Asia Trade Talks Chief Warns Against Turning Pact Into New TPP

  • RCEP trade chief optimistic pact can be mostly done this year
  • Says parties shouldn’t try and import parts of failed TPP pact

The chief negotiator of a 16-nation Asia trade pact expressed hope that talks can be concluded this year if member nations refrain from introducing elements of a separate deal derailed by U.S. President Donald Trump.

Iman Pambagyo, trade negotiating committee chief for the Regional Comprehensive Economic Partnership, said that governments had the political will to conclude the deal despite differences on goods and services, in part to send a message in the face of rising protectionism elsewhere. Only 10 percent of the text has been completed, he said.

“My best bet would be for the RCEP to be signed sometime next year,” Pambagyo said at a forum in Singapore on Wednesday. “I am quite optimistic, somehow the market access negotiation and the text-based negotiation could be concluded sometime this year.”

Still, he said member nations -- including China, India, South Korea, Japan and Australia, alongside Southeast Asian countries -- will need to accept the majority view on some issues. He urged RCEP members to avoid importing parts of the 12-nation Trans-Pacific Partnership, which Trump exited in one of his first acts as president.

Read more: Points of disagreement for the RCEP trade talks

“My immediate response is simply don’t TPP-enize this RCEP,” said Pambagyo, who is director-general of international negotiations with Indonesia’s Trade Ministry. “Be focused, this is our homework, we have to complete this before we talk about other zoos.”

The RCEP was conceived as an expansion of Southeast Asian trade ties with China, India, Australia and Japan. It would cover almost half the world’s population and 30 percent of the global economy.

Trump’s withdrawal from the TPP -- a deal that didn’t include China -- has spurred Beijing to publicly advocate for the RCEP to be finished quickly. More broadly, President Xi Jinping has championed free trade and globalization, including supporting bodies like the World Trade Organization. That’s led to a debate about whether it’s best to get RCEP done fast, to show support for free trade, or to take time to get the best deal possible.

The RCEP covers investment, intellectual property and economic and technical cooperation. It would introduce dispute-resolution mechanisms. Unlike the TPP it wouldn’t require members to protect labor rights or improve environmental standards. Like the TPP, big stumbling blocks stand in the way of a final deal.

“I heard from many corners, now RCEP is the only game in town,” said Pambagyo. “If you look at the discussion in many parts of the world -- basically anti-globalization, anti-trade -- those discussions have not taken place in this part of the world, in particular among the RCEP."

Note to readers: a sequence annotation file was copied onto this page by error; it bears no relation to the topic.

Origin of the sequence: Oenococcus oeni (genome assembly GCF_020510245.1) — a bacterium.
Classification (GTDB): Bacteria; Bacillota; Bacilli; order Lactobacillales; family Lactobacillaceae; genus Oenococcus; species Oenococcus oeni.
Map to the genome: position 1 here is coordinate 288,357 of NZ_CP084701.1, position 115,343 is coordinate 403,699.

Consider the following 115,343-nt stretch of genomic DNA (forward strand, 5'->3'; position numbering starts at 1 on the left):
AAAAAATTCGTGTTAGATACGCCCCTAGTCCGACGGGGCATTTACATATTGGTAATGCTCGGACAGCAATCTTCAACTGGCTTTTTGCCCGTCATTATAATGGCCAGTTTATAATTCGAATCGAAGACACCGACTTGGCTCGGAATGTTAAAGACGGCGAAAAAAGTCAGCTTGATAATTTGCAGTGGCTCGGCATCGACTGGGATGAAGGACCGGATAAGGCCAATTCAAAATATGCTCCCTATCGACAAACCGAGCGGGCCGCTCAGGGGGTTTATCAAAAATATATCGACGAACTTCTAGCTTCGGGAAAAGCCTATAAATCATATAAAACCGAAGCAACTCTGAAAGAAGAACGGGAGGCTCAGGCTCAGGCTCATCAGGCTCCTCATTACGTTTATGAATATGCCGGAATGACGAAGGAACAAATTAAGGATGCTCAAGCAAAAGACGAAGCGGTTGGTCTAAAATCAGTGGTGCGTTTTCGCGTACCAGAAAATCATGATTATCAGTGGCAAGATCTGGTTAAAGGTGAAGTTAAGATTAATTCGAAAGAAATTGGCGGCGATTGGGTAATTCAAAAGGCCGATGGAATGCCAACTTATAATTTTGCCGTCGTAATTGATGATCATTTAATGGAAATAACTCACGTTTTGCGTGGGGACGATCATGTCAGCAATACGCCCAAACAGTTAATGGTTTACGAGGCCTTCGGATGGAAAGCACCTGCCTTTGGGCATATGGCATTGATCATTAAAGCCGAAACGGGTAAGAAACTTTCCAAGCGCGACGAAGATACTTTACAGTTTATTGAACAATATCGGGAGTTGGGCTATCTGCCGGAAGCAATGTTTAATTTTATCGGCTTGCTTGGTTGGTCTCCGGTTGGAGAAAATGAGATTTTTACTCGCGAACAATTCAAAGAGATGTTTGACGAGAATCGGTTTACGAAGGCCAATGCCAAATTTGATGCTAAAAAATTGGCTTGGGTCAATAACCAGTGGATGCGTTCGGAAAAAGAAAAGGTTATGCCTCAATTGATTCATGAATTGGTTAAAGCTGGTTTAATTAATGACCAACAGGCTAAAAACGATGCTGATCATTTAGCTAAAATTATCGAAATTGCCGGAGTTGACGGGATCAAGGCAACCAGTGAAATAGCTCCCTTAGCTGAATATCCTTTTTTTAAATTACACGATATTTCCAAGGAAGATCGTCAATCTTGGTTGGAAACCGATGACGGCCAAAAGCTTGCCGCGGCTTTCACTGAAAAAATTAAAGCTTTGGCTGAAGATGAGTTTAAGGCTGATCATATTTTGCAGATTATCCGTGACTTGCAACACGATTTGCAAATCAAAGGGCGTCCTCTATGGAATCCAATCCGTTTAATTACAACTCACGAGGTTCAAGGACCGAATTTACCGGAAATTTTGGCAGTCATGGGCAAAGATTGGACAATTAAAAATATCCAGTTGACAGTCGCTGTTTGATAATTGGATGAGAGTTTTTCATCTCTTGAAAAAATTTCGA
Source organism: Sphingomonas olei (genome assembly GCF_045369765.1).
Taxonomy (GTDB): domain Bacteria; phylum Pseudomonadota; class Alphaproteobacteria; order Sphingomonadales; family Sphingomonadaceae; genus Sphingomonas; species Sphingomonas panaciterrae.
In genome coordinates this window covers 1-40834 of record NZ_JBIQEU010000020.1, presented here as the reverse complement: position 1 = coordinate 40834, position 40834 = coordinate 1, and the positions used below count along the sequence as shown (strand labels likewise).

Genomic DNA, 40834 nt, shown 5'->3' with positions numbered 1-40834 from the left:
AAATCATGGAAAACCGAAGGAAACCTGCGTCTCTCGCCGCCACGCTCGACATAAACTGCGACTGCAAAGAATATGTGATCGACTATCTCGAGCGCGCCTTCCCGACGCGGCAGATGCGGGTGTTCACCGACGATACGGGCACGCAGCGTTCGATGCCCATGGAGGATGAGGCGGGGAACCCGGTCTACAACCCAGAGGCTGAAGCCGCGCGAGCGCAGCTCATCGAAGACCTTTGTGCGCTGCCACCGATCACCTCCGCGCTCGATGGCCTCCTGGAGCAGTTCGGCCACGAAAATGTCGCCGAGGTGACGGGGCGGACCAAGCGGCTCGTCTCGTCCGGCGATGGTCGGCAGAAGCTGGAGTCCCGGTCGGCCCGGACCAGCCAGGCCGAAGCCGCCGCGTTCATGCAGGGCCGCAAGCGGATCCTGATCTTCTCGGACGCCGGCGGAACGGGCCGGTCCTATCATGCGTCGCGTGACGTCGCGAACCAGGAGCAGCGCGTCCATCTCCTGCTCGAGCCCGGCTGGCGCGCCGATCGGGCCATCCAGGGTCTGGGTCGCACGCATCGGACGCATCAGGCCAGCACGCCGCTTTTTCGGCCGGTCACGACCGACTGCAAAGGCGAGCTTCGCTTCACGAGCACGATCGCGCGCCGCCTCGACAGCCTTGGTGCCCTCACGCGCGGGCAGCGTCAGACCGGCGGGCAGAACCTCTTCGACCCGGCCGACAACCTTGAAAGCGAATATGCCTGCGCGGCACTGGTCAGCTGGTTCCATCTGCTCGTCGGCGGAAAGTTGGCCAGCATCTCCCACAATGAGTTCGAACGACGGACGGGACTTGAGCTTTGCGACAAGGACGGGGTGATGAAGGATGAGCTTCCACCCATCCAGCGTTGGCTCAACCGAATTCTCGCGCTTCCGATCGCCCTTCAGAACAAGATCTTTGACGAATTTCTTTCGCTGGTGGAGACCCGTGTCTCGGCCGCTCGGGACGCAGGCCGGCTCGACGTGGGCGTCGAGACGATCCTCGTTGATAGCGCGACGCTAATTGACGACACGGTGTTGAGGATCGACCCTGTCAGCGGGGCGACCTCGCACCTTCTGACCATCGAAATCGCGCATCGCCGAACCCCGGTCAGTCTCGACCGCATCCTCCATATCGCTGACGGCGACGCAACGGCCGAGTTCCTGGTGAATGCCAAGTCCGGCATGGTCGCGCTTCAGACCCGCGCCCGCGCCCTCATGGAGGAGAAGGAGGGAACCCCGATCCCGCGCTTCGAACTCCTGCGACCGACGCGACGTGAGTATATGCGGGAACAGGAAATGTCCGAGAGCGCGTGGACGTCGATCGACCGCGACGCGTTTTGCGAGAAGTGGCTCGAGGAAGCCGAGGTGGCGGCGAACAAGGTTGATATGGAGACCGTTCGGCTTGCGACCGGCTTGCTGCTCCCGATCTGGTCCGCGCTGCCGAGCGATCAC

Free Migration

India is arguing for greater liberalization of services, a sector that contributes over 50 percent to its gross domestic product and affects the movement of labor across borders. A particular sticking point is loosening rules to make it easier for its IT workers to move abroad.

The next round of talks will be held in Manila in May, with a ministerial meeting expected that month. After that the talks shift to India.

Pambagyo gave some insight into the mammoth task of trying to get an agreement among a disparate group of nations, from less developed economies like Laos to China, the world’s second biggest economy.

He said the last RCEP talks in Japan saw around 700 officials gather, up from 60 delegates in 2013. The RCEP now has nearly 10 working groups, plus half a dozen subworking groups on goods and services and discussions about adding more.

Stumbling Blocks

The text discussions are bogged down for several reasons, he added. Some countries want to finish one area before tackling another. Some have the same officials assigned to two or more working groups, so talks can’t happen in parallel. And some nations feel there’s no need to rush because the market access issues are tough to resolve.

Other difficulties come because not every country has an existing free-trade agreement with other parties, making negotiators cautious about tabling their offers on tariffs, he said. India for one has a sizable trade deficit with China: the countries have periodic tensions over a long-running border dispute and are vying for influence in parts of South Asia. They do not have a bilateral trade deal.

“It is quite interesting how the two big economies see each other,” Pambagyo said. “In some rounds, discussions were really about India and China.”

As well, disputes between some RCEP nations over their sideline talks on bilateral trade deals can bleed into the negotiations, Pambagyo said. “At some points, I say you sit together there, why don’t you just talk together?” he said. “Actually they are sitting next to each other in the room but they always go to the chair."

"Why don’t you just find a separate room and sit together and sort your problems and report back to us?”

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